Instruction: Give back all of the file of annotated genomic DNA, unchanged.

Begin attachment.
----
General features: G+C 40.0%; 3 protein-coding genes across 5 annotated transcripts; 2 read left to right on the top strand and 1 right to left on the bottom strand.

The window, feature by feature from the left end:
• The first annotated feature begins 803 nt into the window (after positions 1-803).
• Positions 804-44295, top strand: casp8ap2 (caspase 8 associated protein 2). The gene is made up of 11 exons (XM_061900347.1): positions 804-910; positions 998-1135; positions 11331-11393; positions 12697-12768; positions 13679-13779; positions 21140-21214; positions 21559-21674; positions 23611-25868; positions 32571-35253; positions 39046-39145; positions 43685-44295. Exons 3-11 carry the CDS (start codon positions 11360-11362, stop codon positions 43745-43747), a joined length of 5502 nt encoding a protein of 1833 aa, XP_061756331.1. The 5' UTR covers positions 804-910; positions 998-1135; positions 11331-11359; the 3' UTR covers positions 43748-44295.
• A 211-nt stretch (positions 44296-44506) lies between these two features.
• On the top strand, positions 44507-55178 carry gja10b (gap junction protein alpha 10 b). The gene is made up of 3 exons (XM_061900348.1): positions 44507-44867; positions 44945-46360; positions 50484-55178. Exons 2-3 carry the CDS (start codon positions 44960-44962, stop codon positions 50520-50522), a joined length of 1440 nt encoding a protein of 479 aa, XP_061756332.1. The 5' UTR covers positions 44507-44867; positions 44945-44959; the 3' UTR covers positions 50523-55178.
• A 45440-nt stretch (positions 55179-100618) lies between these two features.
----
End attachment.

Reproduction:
General features: G+C 40.0%; 3 protein-coding genes across 5 annotated transcripts; 2 read left to right on the top strand and 1 right to left on the bottom strand.

The window, feature by feature from the left end:
• The first annotated feature begins 803 nt into the window (after positions 1-803).
• Positions 804-44295, top strand: casp8ap2 (caspase 8 associated protein 2). The gene is made up of 11 exons (XM_061900347.1): positions 804-910; positions 998-1135; positions 11331-11393; positions 12697-12768; positions 13679-13779; positions 21140-21214; positions 21559-21674; positions 23611-25868; positions 32571-35253; positions 39046-39145; positions 43685-44295. Exons 3-11 carry the CDS (start codon positions 11360-11362, stop codon positions 43745-43747), a joined length of 5502 nt encoding a protein of 1833 aa, XP_061756331.1. The 5' UTR covers positions 804-910; positions 998-1135; positions 11331-11359; the 3' UTR covers positions 43748-44295.
• A 211-nt stretch (positions 44296-44506) lies between these two features.
• On the top strand, positions 44507-55178 carry gja10b (gap junction protein alpha 10 b). The gene is made up of 3 exons (XM_061900348.1): positions 44507-44867; positions 44945-46360; positions 50484-55178. Exons 2-3 carry the CDS (start codon positions 44960-44962, stop codon positions 50520-50522), a joined length of 1440 nt encoding a protein of 479 aa, XP_061756332.1. The 5' UTR covers positions 44507-44867; positions 44945-44959; the 3' UTR covers positions 50523-55178.
• A 45440-nt stretch (positions 55179-100618) lies between these two features.